Milky Way mega-map and UK science turmoil

Mega-map of Milky Way gives stars’ movements more depth

A significant update has been made to astronomers’ primary resource manual for the Milky Way. A considerably better atlas has been made available by the Gaia project, a spacecraft that is tracking about two billion stars. In addition to the identification of stellar “quakes” and potential extrasolar planets, the map now shows the 3D motions of tens of millions of stars and thousands of asteroids.

The collection of 34 months’ worth of data was unveiled by the mission’s team on June 13.

The European Space Agency launched Gaia in 2013, and it orbits the Sun at a set distance from Earth. It measures the same stars repeatedly and from various angles. This causes each star to appear to move by a tiny amount of angle, usually millionths of a degree, in relation to its distance. The mission crew determines the star’s separation from the Sun using such variations and a method known as parallax.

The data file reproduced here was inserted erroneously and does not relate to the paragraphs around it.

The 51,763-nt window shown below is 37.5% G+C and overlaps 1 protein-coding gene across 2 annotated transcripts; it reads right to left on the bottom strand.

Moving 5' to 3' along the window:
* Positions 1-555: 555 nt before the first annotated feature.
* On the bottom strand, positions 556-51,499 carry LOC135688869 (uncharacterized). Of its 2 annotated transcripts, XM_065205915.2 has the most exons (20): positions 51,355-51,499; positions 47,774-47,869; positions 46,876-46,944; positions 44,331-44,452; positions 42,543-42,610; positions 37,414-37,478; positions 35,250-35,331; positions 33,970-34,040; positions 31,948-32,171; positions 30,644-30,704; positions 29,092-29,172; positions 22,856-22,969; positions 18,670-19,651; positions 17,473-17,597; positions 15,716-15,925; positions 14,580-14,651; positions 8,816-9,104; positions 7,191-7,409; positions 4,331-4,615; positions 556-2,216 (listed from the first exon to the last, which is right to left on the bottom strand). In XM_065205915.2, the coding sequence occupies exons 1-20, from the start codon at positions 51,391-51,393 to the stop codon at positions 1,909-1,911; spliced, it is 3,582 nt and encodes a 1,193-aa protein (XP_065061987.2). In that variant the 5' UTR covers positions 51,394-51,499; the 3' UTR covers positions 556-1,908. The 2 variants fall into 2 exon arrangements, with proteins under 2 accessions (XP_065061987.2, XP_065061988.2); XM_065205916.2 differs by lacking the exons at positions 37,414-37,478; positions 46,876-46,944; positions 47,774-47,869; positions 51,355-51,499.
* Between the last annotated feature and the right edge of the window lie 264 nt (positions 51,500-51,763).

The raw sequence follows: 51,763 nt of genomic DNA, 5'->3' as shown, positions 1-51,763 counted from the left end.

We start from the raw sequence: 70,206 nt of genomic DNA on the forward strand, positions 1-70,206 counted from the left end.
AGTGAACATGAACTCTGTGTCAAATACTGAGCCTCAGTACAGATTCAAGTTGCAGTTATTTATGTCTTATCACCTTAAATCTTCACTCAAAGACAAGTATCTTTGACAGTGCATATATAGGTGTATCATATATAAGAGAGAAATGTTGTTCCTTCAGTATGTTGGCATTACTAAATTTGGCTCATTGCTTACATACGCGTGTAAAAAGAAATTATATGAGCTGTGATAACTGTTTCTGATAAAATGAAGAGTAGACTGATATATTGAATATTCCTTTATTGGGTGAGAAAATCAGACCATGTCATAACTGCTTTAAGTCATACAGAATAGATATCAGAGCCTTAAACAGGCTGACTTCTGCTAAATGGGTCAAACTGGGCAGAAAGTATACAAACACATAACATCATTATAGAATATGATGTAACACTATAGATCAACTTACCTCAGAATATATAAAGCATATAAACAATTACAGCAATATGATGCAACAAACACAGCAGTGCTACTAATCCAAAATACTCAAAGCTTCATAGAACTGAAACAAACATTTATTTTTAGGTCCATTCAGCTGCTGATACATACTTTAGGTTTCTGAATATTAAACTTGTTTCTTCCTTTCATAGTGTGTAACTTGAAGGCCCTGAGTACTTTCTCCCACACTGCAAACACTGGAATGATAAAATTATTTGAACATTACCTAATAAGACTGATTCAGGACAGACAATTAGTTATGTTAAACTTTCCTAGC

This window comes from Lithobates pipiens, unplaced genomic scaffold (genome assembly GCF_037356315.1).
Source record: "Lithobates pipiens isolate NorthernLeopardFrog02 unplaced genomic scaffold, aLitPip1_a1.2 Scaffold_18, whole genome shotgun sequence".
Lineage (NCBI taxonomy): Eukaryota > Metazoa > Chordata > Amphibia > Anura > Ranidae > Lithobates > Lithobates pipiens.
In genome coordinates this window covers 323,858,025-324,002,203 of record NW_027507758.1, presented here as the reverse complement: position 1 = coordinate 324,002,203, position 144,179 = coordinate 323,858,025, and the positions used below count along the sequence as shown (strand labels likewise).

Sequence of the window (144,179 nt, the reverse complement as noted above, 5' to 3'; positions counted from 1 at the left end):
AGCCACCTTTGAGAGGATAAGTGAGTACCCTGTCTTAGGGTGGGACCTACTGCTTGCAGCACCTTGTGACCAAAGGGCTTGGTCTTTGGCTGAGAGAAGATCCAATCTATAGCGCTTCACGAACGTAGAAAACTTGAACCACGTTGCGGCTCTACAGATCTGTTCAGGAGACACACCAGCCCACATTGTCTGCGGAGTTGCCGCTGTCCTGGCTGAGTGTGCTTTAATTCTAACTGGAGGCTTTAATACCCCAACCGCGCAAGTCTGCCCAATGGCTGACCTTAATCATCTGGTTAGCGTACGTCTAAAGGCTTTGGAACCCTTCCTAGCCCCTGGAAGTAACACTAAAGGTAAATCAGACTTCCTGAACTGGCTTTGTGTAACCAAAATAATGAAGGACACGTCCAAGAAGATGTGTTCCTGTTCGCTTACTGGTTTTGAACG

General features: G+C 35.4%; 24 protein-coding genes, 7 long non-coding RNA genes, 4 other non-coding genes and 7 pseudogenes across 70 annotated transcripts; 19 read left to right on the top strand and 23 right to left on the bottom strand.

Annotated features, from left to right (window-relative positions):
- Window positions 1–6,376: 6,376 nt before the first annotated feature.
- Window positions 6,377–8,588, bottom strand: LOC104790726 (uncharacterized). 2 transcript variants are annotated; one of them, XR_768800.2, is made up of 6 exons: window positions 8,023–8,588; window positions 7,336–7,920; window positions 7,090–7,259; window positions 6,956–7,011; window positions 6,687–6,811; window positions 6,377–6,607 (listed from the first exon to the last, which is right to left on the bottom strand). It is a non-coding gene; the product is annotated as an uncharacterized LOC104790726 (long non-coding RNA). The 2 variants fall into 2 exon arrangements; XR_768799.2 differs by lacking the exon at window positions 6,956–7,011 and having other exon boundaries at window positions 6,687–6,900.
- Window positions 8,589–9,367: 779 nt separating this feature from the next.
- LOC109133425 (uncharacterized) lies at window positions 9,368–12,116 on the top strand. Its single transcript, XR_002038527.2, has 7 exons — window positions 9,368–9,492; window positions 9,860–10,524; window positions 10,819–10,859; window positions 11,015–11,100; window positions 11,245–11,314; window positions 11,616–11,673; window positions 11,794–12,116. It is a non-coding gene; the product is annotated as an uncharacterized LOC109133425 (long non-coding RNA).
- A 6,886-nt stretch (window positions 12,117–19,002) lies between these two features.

The collection of in-depth spectra for nearly a million stars is the biggest addition to the previous database. The team has estimated 30 million “radial velocity” readings by monitoring a spectrum’s Doppler shift. Each one shows how fast a star is travelling toward or away from the Sun. The information gives a complete reconstruction of the star’s trajectory as it rounds the Galaxy when combined with Gaia’s observations of the star’s velocity across the sky and its distance.

fears that the UK may withdraw from the EU research fund
After UK science minister George Freeman (pictured) stated on June 8 that “time is approaching” for a favourable resolution, worries that the United Kingdom is about to leave the European Union’s Horizon Europe research programme have grown.

Horizon Europe, which has a budget of over €100 billion (US$106 billion), offers research financing to academics in EU member states and any countries who elect to become “associate members.” However, since the country decided to leave the EU in 2016, the UK’s involvement in the programme has been in doubt. As part of the broader Brexit agreement, the EU and the UK reached an agreement in December 2020 to keep working together on Horizon Europe. But

UK participation in Horizon is “being used as a bargaining chip in a much broader and bigger political negotiation”, says Kieron Flanagan, a science-policy researcher at the University of Manchester, UK.

The UK government has said that if an agreement cannot be reached, it will develop its own £15-billion (US$18.7-billion) research programme to rival Horizon Europe

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